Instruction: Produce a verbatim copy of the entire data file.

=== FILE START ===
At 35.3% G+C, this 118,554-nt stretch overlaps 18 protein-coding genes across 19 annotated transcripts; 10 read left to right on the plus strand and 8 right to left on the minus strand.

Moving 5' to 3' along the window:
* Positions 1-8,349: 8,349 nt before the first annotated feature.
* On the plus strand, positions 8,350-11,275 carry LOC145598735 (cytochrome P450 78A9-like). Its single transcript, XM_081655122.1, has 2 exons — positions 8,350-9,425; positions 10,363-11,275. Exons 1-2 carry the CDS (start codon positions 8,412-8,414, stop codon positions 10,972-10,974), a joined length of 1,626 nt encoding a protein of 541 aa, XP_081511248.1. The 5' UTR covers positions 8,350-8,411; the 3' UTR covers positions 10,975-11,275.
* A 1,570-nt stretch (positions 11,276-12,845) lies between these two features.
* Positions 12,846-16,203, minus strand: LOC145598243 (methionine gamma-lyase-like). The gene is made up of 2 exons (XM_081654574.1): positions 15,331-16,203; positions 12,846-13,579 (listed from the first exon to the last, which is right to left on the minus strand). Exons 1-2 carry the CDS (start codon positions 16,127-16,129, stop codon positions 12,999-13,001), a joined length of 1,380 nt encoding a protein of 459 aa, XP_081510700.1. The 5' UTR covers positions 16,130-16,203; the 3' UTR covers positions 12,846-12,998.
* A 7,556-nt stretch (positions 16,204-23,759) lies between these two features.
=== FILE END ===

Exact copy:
At 35.3% G+C, this 118,554-nt stretch overlaps 18 protein-coding genes across 19 annotated transcripts; 10 read left to right on the plus strand and 8 right to left on the minus strand.

Moving 5' to 3' along the window:
* Positions 1-8,349: 8,349 nt before the first annotated feature.
* On the plus strand, positions 8,350-11,275 carry LOC145598735 (cytochrome P450 78A9-like). Its single transcript, XM_081655122.1, has 2 exons — positions 8,350-9,425; positions 10,363-11,275. Exons 1-2 carry the CDS (start codon positions 8,412-8,414, stop codon positions 10,972-10,974), a joined length of 1,626 nt encoding a protein of 541 aa, XP_081511248.1. The 5' UTR covers positions 8,350-8,411; the 3' UTR covers positions 10,975-11,275.
* A 1,570-nt stretch (positions 11,276-12,845) lies between these two features.
* Positions 12,846-16,203, minus strand: LOC145598243 (methionine gamma-lyase-like). The gene is made up of 2 exons (XM_081654574.1): positions 15,331-16,203; positions 12,846-13,579 (listed from the first exon to the last, which is right to left on the minus strand). Exons 1-2 carry the CDS (start codon positions 16,127-16,129, stop codon positions 12,999-13,001), a joined length of 1,380 nt encoding a protein of 459 aa, XP_081510700.1. The 5' UTR covers positions 16,130-16,203; the 3' UTR covers positions 12,846-12,998.
* A 7,556-nt stretch (positions 16,204-23,759) lies between these two features.